Posted August 1, 2007 5:32 pm by with 10 comments

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The U.S. House of Representatives voted today to extend journalists’ legal shield for protecting their sources to advertising-supported bloggers. CNET reports today that after hours of debating the bill, a voice vote in the House indicated clear support for the measure, despite the Bush administration’s opposition. The bill itself has been before Congress for over two months.

I’m impressed that at least one house of Congress has taken a step toward seeing bloggers as legitimate news sources. But why only advertising-supported bloggers? There are a few arguments on both sides of that issue:

  • Advertising-supported bloggers are more likely to earn a livelihood from reporting the news, and thus have more of a stake in ensuring that they’re seen as trustworthy to their sources—they’re essentially just like a newspaper reporter in that way.
  • Establishing a minimal standard means that people can’t just throw up a blog simply to avoid having to testify about information they’ve received, according to one of the bill’s primary sponsors, Rep. Rick Boucher (D-VA).
  • As Rep. Adam Schiff (D-CA; Can you believe it, Law & Order fans?! A rep named Adam Schiff!) points out, however, the bill’s financial gain requirement is too low. He states that anyone “could start a blog and request advertising on that blog, and whether they get it or not, would be considered a journalist under this bill.” Presumably, the requirement could be met by programs\ including programs like Text Link Ads and AdSense.

If passed, immunity under this federal law wouldn’t be absolute, but opposition to the bill contends that it will interfere with criminal investigations. The shield law does include some exceptions, including for terrorism-related cases.

What do you think? Do bloggers deserve—or even need—the protection afforded by a shield law?

  • I guess it’s a good move for those that do consider themselves online journalists – such as us.

    Like any new law – they’ll likely leave it to the judges to interpret whether a site that simply solicits advertisers is equal to those that do actually make a living from advertising.

  • Pingback: links for 2007-08-02 « Kevin Bondelli’s YD Blog()

  • I think this has to be seen as a step in the right direction. Most bloggers probably won’t need the protection, but there are certainly some that do and they deserve the protection.

    A minimum standard does seem fair, though basing it on advertising probably isn’t the best way to go about it.

    It’s a step.

  • Wow, that’s a pretty big step in the right direction. IMO there should be some sort of credentials or something that are required but that bloggers should definitely be viewed the same as journalists.

    IIRC, there’s a certain certification people have to go through or obtain to be considered journalists and thus gain the protection. Something similar for bloggers would be reasonable. I just don’t think ad-supported is the right way to go with it.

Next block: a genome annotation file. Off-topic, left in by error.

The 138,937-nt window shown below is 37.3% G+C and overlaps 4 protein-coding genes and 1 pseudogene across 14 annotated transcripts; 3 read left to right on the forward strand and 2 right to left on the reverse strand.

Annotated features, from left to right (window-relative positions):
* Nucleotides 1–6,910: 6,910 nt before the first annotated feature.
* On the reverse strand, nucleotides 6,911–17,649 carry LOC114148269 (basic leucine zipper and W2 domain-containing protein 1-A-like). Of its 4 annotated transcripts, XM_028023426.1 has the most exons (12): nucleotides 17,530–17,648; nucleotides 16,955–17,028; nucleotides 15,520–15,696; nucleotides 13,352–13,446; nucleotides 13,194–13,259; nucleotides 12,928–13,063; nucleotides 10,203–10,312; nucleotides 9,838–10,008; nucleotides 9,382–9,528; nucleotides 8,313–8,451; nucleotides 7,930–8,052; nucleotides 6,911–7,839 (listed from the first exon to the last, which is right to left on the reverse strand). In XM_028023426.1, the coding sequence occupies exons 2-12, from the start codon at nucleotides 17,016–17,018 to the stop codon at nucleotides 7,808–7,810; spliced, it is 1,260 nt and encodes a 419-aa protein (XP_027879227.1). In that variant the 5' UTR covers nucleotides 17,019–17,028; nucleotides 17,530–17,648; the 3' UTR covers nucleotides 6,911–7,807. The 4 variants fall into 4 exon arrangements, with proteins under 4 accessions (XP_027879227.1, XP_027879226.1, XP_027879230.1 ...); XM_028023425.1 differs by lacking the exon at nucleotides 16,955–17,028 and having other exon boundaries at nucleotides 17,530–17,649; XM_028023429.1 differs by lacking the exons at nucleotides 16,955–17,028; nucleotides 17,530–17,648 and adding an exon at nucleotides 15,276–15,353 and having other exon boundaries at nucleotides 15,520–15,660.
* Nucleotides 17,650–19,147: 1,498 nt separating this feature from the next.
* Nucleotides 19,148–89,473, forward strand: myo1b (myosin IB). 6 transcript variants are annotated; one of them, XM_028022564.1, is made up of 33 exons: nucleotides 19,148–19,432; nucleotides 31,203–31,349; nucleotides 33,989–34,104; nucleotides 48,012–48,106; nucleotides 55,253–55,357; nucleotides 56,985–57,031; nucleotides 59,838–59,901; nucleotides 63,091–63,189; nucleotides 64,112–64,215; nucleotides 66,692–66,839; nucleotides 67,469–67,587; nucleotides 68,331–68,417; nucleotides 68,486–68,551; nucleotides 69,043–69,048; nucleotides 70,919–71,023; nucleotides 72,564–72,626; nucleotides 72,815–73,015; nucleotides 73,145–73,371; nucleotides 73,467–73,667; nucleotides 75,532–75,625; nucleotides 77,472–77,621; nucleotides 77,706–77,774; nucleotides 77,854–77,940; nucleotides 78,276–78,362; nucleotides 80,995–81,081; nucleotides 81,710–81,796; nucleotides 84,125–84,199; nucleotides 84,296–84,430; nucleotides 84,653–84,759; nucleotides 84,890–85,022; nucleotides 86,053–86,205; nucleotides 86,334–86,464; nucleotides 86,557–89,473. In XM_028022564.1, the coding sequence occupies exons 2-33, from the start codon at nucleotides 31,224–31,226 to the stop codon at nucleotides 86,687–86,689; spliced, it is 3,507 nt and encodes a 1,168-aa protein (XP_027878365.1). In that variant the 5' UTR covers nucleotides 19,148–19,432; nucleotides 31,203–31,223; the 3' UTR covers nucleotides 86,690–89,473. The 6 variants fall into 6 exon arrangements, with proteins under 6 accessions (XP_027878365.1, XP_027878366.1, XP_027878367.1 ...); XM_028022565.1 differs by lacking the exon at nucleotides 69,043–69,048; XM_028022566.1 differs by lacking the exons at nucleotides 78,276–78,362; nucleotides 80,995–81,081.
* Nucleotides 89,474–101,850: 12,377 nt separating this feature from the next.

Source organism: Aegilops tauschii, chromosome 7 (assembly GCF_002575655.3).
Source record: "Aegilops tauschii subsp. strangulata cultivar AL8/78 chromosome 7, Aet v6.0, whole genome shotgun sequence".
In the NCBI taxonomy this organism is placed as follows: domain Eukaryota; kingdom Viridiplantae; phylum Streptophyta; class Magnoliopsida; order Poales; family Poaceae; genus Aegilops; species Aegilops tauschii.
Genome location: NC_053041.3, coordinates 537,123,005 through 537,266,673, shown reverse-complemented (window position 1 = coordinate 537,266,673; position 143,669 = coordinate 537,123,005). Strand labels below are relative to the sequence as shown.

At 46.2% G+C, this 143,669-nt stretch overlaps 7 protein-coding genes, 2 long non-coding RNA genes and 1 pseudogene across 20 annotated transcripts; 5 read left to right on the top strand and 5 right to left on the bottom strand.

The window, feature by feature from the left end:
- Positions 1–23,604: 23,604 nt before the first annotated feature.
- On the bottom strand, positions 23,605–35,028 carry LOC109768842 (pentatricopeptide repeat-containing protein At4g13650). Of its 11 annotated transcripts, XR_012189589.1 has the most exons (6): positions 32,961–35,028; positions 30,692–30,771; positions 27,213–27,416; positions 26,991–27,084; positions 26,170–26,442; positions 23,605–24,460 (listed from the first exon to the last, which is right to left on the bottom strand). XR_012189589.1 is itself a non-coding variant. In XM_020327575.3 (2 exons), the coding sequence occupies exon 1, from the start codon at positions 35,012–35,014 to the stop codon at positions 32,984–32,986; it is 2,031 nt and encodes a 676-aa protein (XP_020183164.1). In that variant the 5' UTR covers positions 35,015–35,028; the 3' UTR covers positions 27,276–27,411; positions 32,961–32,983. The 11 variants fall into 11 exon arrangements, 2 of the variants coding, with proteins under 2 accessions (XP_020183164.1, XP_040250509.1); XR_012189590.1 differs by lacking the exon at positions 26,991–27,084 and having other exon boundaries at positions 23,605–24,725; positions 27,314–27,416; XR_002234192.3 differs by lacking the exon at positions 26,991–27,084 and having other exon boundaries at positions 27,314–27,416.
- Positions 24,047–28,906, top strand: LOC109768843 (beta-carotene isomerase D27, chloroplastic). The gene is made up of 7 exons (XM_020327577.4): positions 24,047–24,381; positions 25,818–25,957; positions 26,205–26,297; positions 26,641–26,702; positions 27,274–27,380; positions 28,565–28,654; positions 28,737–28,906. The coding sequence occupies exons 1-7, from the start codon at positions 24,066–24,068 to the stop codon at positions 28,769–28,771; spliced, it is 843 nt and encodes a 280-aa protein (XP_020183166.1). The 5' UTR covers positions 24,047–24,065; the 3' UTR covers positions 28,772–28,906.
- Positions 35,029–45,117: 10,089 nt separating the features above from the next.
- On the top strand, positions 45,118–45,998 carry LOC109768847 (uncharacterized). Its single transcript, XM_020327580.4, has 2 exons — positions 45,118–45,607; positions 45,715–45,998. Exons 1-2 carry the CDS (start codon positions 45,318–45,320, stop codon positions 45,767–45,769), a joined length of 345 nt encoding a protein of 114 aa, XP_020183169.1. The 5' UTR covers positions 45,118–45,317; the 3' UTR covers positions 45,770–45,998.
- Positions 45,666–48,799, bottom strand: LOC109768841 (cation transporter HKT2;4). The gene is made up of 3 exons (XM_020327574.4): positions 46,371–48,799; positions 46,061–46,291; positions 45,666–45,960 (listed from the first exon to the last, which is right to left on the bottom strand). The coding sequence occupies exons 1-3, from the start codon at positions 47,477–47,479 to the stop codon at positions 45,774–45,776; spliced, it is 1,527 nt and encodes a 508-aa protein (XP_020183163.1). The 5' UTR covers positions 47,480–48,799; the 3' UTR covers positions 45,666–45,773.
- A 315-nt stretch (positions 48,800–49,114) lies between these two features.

• It’s all about big brother trying to suppress freedom of speech. However, I do support laws for prevent false rumor etc.

  • Jordan McCollum

    Um, actually, it’s the government protecting journalists and bloggers from itself…

  • It is interesting to watch the Democratic congress bring its point of view to congress after the past few years of Republican lead measures.

  • Consumer Reports isn’t advertising-supported. Would anyone claim that their online edition isn’t “real reporting?”

    “limited … to advertising-supported bloggers” – this is a violation of the 1st Amendment:

    “Congress shall make no law … abridging the freedom of speech, or of the press;” – if only advertising-supported bloggers enjoy the shield, they *have* passed a law that “abridges the freedom of speech” by granting less protection, and hence less freedom, to non-advertising-supported blogs.

    They have also similarly abridged this same amemdment because sources are less likely talk to a blogger who doesn’t have this level of protection.

  • Jordan McCollum

    Hudson—I disagree. The law could have excluded all bloggers. Consumer Reports hardly counts—their subscription service probably meets the financial gain standard.

    To the contrary, the law is designed to bring more protection to bloggers who can pass as legitimate journalists. The only protection it provides, however, is not to be forced to reveal your sources if they have requested anonymity.

    I’m having a hard time thinking of a blog that someone would want to anonymously reveal sensitive information to that doesn’t make any money whatsoever.

    Thank you for providing a link to the First Amendment; I taught a college course on the Constitution for two years, so I’m quite familiar with the document. The law doesn’t infringe on bloggers’ rights to print something. They can print whatever they like. So it’s quite in holding with the First Amendment.

    If a blogger who makes no money whatsoever from his or her blog can’t find a source that is willing to have his or her name revealed should their comments result in legal action, it’s not a law’s fault.

  • It is only politics.